Sprinter Hima Das created sports history by winning the gold medal in the women’s 400 metre event at the IAAF World U20 Championships on July 13, 2018. Hima registered a time of 51.46 seconds in the final at the Ratina Stadium to become the first Indian athlete to win gold in a world championship across all age groups. From Prime Minister Narendra Modi to Bollywood legend Amitabh Bachchan, the accolades are pouring in for the 18-year-old even as you read this.
Hima had done well in the earlier rounds as well, winning Heat 4 with a time of 52.25 seconds. She emerged on top in the semi-finals as well, winning her race in 52.10 seconds. While we applaud her feat, let us consider what it would take India to produce more teen sport stars like Hima. Last year, India spent roughly 3,200 crores on sports infrastructure and training through in annual Union & State Budgets. It’s a small sum compared to the 9,000 crore-figure that nations like the United Kingdom spend and you understand why we had not struck gold yet. With the government stretched out in its budget allocation, it’s time for corporates to step in to nurture teenage sports stars.
Corporate spend in sports has transcended the glamorous sports like cricket to Badminton, Wrestling, Hockey, Football and Kabaddi. In 2017, Sports advertising spend was 12% of the total advertising expenditure of Rs 61, 233 Crores. Sports sponsorship rose to Rs 7,300 Crores in 2017, a growth of 14% over the previous year.
While the figure is impressive, when you look closer, you realize that the spends were largely for Ground Sponsorship, Team Sponsorship, Franchise Fee and Media Spend. Athlete Development falls somewhere at the tail end of the spectrum of ad spends. Not even an iota of the monies are going towards grassroots sports development. Consider factors like building awareness, promotion, participation, infrastructure, competitive platforms, athlete and sports ecosystem development. Corporates in general are keen to support youth but stop short of calculating the financial return on investment. Limited understanding of the impact through sport, access to professionals to guide and advise on sports, and lack of a unified agenda on sports are other factors that prevent corporates from exploring this direction.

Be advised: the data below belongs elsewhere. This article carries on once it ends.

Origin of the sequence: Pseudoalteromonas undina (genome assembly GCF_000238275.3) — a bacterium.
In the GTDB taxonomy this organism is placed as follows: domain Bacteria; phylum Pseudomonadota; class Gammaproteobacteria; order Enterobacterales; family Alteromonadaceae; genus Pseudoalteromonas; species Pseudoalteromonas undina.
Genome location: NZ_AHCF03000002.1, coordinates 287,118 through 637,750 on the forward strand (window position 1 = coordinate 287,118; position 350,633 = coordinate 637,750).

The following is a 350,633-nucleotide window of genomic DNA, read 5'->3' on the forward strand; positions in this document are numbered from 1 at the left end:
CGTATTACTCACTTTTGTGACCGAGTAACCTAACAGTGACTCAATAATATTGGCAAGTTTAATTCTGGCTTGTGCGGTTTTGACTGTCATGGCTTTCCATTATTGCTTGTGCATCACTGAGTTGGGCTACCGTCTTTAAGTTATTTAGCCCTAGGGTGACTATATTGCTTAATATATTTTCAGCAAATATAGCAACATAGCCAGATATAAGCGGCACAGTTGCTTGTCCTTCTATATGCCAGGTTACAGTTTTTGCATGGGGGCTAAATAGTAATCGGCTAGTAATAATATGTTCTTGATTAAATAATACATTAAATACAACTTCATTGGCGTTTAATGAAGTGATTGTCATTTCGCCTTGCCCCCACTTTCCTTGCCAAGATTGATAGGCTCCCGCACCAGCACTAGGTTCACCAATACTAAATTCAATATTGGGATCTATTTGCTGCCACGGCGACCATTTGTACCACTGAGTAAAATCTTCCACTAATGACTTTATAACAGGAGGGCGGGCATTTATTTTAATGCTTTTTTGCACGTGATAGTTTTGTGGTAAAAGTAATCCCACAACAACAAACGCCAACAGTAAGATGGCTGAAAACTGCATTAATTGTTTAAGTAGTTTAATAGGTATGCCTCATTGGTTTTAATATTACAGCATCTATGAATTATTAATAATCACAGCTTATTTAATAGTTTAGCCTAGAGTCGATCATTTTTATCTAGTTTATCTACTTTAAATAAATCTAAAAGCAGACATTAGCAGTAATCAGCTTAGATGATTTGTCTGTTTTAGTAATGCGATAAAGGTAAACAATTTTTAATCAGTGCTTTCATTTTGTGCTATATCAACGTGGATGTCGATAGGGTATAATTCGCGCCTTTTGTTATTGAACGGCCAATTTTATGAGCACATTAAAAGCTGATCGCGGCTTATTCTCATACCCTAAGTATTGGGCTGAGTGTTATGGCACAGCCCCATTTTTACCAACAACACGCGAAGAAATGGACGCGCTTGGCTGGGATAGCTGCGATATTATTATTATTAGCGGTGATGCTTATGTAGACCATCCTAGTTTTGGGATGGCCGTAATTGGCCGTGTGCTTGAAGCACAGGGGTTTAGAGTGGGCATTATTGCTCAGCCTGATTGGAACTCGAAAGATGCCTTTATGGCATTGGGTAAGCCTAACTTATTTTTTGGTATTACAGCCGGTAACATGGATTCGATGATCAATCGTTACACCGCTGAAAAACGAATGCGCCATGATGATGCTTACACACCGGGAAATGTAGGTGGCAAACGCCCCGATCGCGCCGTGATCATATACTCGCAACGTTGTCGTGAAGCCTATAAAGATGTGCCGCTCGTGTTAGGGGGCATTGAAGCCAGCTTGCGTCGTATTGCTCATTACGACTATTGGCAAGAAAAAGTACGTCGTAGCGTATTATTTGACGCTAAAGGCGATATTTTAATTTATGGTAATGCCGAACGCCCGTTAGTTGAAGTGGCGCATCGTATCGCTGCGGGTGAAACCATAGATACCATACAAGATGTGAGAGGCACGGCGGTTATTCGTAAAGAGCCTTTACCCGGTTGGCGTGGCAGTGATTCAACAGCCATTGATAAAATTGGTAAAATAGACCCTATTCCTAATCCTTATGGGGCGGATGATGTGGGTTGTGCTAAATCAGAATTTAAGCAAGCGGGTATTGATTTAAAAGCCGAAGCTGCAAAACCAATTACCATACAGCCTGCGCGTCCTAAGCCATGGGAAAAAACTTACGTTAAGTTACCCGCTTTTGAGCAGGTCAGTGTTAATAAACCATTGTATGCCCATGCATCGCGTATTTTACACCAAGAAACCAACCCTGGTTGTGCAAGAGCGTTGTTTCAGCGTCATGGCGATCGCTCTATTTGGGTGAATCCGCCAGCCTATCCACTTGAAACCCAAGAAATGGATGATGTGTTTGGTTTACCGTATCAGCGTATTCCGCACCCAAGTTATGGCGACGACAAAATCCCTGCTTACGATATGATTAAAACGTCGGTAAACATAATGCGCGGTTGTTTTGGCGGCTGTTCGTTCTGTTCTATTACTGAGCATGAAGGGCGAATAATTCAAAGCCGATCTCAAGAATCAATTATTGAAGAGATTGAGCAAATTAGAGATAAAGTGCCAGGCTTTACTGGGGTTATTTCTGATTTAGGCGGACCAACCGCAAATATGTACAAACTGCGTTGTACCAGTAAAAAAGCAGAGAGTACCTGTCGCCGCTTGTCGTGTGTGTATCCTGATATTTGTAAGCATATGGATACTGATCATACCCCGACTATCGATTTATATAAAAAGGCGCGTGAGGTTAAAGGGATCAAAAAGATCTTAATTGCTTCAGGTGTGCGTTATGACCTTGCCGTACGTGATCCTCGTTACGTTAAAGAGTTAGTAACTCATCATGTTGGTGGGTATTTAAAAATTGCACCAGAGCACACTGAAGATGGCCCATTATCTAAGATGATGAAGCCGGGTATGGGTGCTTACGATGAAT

If we have to emerge as a dominant sporting nation, we have to start supporting sports through Corporate CSR funds. Several of the country’s heroes from the akharas of Haryana or rickety gymnasiums in Tripura have emerged from humble backgrounds, underlining the power of sports as a tool for social transformation. Tata Trusts is focused on strengthening this shift in momentum by actively working in underserved parts of the country, reawakening aspirations and fostering a culture of hard work and excellence among children.
GoSports Foundation (GSF) is a non-profit venture working towards the development of some of India’s most talented emerging and elite athletes, competing in Olympic and Paralympic disciplines. Joined by India’s only individual Olympic gold medalist Abhinav Bindra, former Indian cricket captain Rahul Dravid, All England Badminton Champion Pullela Gopich on their Board of Advisors and the former physiotherapist of the Indian Cricket Team, John Gloster, as their Head of Sports Science. Their mission to “professionalise sports” in India is premised on the belief that sporting champions are created when the right talent gets the right support at the right time. Meanwhile, Reliance Foundation Youth Sports is aimed at revolutionizing grassroots sports in India. Starting with football in 2016, RF-YS provides schools, colleges and athletes with a never-before-seen platform to showcase their skills and passion for sports. The most deserving athletes are given scholarships and an opportunity to be scouted by teams, the coaches of the schools and colleges are provided with training programs and the institutes are provided with football equipment.
With more initiatives like these, it won’t be long before the nation boasts a formidable team of young international sports achievers.
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The CSR Journal Team